This article was written by Sue Holloway, PBE Director, for HR Magazine on May 22. View the original article here.
Many people think of physically helping out when you mention volunteering. But as economists we think there can be more effective uses of a professional’s time and expertise, and businesses have employees with lots of useful skills that charities want to harness.
The volunteer army is huge – around 15 million people in the UK volunteer frequently, giving about two billion hours per year. The ONS estimates its value at £24 billion, or about 1.5% of our GDP. Imagine the gains through harnessing more of that in the form of professional volunteering – where volunteers contribute their finely honed skills, and improve them in the process.
The benefits to the recipients of volunteering are often also large, although not always without cost. The skills and services provided to charities by professional volunteers can be outside the organisations' financial reach, and we have examples of the market value of our reports for charities reaching as much as £250,000.
There are a range of personal benefits from volunteering, and our volunteers and their employers confirm this: staff can experience a very different working environment; junior employees can take more responsibility for client relationships than perhaps they might otherwise; volunteers can try new approaches that can expand their repertoire. It’s cost-effective professional development. Although our main purpose is to help the charities we work with, the benefits are expressed as enthusiastically on the volunteer side as on the charity side.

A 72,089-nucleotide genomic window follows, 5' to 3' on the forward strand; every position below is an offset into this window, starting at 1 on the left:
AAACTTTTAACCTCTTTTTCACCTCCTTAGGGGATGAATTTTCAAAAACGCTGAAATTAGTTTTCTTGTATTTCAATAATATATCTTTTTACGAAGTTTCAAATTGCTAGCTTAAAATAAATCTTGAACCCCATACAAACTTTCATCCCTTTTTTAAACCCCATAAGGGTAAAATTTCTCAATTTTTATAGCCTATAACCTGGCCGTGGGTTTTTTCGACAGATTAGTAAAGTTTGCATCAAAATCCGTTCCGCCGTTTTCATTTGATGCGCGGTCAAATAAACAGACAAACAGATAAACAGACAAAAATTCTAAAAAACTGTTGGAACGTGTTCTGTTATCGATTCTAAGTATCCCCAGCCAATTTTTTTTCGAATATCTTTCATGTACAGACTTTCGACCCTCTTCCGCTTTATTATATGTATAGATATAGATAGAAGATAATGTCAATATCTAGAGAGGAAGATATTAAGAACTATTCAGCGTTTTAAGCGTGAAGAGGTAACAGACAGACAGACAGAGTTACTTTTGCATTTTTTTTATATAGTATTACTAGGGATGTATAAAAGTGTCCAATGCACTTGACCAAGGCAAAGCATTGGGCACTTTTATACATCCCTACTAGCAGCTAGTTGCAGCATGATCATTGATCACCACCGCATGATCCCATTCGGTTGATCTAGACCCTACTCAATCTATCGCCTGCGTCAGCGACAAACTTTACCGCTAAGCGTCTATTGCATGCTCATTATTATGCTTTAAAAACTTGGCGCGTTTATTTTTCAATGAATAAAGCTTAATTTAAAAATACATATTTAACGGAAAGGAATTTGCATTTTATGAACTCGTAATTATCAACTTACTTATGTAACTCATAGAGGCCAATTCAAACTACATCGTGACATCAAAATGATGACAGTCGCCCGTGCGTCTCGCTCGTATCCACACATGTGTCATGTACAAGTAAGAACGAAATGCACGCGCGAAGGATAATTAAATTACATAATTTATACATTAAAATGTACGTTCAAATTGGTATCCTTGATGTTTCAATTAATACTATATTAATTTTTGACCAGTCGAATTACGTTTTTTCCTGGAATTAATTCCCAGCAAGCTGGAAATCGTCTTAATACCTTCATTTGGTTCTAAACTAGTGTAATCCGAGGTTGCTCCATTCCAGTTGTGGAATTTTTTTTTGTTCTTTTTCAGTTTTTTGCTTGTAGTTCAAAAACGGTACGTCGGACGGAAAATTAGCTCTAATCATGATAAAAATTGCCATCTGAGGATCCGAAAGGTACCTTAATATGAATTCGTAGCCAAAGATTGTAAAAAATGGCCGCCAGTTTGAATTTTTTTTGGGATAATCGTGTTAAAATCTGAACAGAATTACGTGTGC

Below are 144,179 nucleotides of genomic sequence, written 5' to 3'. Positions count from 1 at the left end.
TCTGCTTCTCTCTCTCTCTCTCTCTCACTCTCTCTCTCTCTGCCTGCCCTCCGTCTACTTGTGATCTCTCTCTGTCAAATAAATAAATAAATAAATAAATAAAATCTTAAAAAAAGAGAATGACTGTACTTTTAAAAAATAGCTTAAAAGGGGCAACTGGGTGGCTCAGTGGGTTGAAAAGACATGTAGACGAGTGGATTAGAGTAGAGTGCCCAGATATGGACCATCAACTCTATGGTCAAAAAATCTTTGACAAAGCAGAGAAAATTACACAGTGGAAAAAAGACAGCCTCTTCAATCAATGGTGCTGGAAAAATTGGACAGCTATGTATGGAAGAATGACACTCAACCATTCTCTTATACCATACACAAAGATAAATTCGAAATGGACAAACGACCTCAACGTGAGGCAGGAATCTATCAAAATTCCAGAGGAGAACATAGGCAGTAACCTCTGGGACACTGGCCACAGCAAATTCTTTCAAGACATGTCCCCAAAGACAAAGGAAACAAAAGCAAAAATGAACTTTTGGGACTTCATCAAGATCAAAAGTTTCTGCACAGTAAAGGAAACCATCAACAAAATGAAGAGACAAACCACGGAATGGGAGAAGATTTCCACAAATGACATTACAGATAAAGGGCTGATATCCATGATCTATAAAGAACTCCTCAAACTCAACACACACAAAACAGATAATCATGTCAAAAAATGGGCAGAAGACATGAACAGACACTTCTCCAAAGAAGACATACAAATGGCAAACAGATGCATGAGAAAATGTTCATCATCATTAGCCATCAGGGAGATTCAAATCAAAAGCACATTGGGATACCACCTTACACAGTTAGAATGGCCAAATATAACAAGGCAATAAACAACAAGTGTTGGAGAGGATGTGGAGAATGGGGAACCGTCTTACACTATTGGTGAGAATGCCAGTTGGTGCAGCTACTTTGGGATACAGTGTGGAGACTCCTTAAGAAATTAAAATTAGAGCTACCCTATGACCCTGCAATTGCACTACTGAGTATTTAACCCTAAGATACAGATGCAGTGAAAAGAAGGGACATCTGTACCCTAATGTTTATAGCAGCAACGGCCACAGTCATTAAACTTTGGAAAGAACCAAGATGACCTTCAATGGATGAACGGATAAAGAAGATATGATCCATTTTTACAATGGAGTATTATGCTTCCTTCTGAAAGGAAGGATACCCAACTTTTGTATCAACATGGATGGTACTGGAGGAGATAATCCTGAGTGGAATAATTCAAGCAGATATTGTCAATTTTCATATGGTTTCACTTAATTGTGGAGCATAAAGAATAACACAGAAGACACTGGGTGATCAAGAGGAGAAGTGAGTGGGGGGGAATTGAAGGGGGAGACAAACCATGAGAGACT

But professional volunteering is not easy to do, and we have learnt a few things from the nearly 60 projects we have done in six years :
Charity and volunteer expectations can be very different. The charity need might be misaligned with the business allowance of a couple of days of volunteering per month or year. But with longer projects may come greater rewards for both sides.
Companies supporting employee volunteering need to be mindful of what beneficiaries and projects need. We find that a team of colleagues volunteering together works best when spreading the workload over a longer period. This needs organisational buy-in, including explicit support from managers and senior staff.
You may need a translator. Sometimes it can feel as if each side is speaking a different language, as well as having different objectives and ways of working. Our volunteers and charities alike tell us that the intermediary role we play is critical to the success of projects, as they feel their points of view are understood, appreciated and communicated properly.
Support for skills-based volunteering is essential to ensure a good experience for both sides. This may be managed better by a third party with the right expertise. This is why Pro Bono Economics exists, and why a number of other professional volunteering organisations are helping firms and individuals to contribute to the sector.
So while skills-based volunteering is not without its costs, the benefits definitely stack up for both the charity and the volunteer.
Sue Holloway is director of Pro Bono Economics, an organisation that matches economists who want to volunteer with charities that need those skills.